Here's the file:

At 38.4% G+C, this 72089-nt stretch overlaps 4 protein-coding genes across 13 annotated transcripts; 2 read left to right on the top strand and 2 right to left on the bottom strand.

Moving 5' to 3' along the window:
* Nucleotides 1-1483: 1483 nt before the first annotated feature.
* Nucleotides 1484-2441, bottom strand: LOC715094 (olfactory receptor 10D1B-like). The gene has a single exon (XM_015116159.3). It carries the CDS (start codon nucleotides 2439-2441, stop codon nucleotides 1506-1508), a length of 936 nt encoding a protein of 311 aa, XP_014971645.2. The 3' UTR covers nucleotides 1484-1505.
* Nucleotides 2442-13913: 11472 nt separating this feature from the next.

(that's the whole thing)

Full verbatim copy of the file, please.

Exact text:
At 38.4% G+C, this 72089-nt stretch overlaps 4 protein-coding genes across 13 annotated transcripts; 2 read left to right on the top strand and 2 right to left on the bottom strand.

Moving 5' to 3' along the window:
* Nucleotides 1-1483: 1483 nt before the first annotated feature.
* Nucleotides 1484-2441, bottom strand: LOC715094 (olfactory receptor 10D1B-like). The gene has a single exon (XM_015116159.3). It carries the CDS (start codon nucleotides 2439-2441, stop codon nucleotides 1506-1508), a length of 936 nt encoding a protein of 311 aa, XP_014971645.2. The 3' UTR covers nucleotides 1484-1505.
* Nucleotides 2442-13913: 11472 nt separating this feature from the next.